I am currently training to become a breastfeeding peer supporter and as a peer supporter, it is my duty to provide each mum with the latest evidence-based information, so that she can make informed decisions throughout her journey. It is also my duty to make the mother feel supported, to pass no judgement on her, no matter what. This is exactly the kind of thing that makes all the difference in a women’s success with breastfeeding. Which is what brings me to the point of this article.
There are many reasons a woman may not continue breastfeeding and health professionals and peer supporters do all they can to prevent/correct those issues. However, one very large, underlying issue is the lack of support a breastfeeding mum can receive from the people around her.
Often, you’ll find it’s the most well-meaning, close family and friends that can cause the most damage and they don’t even realise it.
So, if you have someone close to you – your daughter, sister, girlfriend, wife, granddaughter, friend, colleague, who you know really wants to succeed at breastfeeding, read on and see how you may be able to help her.
Don’t wait until the baby is here to start supporting her.
Unfortunately, we live in a society that has forgotten the art of breastfeeding. Bottle feeding culture means that many people don’t know much about breastfeeding. They assume it’s pretty much the same as bottle feeding, so all the advice must be the same – feed baby every 4 hours, give baby a bottle of water on a hot day etc… Well, not only is breastfeeding different but advice towards breastfeeding has changed over the years, so even if you breastfed your own children, it’s very likely that advice has changed since then.
Often, mums are met with a lot of conflicting advice because the people around her know that things were done differently when they were parents and their children turned out OK. Before you go down that road, put yourself in the mums shoes. You, of course, did the best you could with the information you had at the time and if you had been given the same advice, then, that the mum has been given, now, I’m sure you would have done things differently. Support her in her choices. She knows what is best for her baby and needs to learn how to trust her own instincts. People telling her she is not doing something right will only cause her to loose confidence in her ability to do so.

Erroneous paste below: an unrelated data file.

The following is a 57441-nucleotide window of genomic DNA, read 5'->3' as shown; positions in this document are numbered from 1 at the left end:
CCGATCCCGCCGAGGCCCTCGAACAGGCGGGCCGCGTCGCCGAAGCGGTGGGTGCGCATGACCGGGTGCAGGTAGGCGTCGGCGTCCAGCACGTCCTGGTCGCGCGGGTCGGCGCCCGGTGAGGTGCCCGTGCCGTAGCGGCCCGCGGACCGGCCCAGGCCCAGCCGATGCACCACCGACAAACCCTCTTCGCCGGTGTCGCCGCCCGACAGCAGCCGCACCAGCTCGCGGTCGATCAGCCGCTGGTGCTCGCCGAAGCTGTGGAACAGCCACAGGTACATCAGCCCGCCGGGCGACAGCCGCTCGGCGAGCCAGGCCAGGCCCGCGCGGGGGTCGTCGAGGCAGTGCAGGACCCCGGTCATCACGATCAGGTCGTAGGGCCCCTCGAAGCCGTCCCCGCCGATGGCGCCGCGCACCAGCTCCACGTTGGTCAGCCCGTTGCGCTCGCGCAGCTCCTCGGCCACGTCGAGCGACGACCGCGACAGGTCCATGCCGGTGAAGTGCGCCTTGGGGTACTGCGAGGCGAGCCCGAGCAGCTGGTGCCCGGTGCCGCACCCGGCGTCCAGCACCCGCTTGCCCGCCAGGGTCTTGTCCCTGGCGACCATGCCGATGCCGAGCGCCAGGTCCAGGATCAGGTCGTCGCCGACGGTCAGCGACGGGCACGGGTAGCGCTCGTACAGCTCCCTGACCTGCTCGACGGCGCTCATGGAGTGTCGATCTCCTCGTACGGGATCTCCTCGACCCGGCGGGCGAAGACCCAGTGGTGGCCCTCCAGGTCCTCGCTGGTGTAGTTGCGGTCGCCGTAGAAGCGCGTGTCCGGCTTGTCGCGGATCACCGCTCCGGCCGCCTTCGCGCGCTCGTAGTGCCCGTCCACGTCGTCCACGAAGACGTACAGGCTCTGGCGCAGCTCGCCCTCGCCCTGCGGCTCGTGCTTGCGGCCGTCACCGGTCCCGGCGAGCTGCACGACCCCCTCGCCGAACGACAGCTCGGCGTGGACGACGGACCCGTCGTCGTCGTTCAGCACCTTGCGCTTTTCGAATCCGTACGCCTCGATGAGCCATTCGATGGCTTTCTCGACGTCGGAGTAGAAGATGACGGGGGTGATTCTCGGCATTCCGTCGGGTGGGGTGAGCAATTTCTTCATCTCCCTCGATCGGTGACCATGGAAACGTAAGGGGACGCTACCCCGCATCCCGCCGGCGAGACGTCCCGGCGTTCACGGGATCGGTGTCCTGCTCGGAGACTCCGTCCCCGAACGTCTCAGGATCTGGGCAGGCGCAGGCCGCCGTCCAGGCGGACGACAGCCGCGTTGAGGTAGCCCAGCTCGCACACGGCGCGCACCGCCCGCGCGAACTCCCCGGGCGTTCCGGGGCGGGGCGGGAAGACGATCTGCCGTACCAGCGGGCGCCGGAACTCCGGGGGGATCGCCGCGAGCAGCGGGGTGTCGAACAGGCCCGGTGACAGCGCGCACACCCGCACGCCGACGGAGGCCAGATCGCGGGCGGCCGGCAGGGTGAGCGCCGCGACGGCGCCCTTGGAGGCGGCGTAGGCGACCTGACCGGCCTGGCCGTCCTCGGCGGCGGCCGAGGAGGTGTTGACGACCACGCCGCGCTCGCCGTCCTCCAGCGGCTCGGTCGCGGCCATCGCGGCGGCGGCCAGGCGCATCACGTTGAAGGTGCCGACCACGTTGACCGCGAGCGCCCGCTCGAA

What you can do, is help her brush up on the latest breastfeeding advice. There is so much information online and it’s really easy to access. Websites like Kelly Mom, The Breastfeeding Network, La Leche League and The Milk Meg, all offer the most up-to-date information on breastfeeding. Learn it together or mention a little fact about breastfeeding when you see her. She will love your enthusiasm and may even learn something she didn’t already know that will help her at some point down the line.
Encourage her to listen to her baby instead of the people around her.
If you’re a mother yourself, you will know that no-one knows your child like you do but sometimes, your instincts can get confused with the advice from the people around you. Help her to have confidence in herself and to block out the people around her. Those post-partum days can be an exhausting and overwhelming time and it can be hard for a mother to speak up for herself. Do it for her! Tell Aunt Know-it-All to hush down, in the nicest possible way, of course! 😊
Do not criticise her, in any way, shape or form, for breastfeeding.
You might think this one is easy, right? Well, I wonder if you would consider simple comments or questions about breastfeeding as criticism? Often, and again because our culture just knows so little about breastfeeding, the people around a breastfeeding mum tend to ask a lot of questions and make a lot of comments about it. While to the spectator, they are harmless, they can be absolutely detrimental to a breastfeeding mum’s confidence.
“Wow, is she feeding AGAIN?!”
This can either translate as, “There is something wrong with your baby” or “If the baby was formula/bottle fed, she would probably feed less and cause you less stress.” This was my personal feeling towards those comments. Who knows? Other mums may have something to add to that.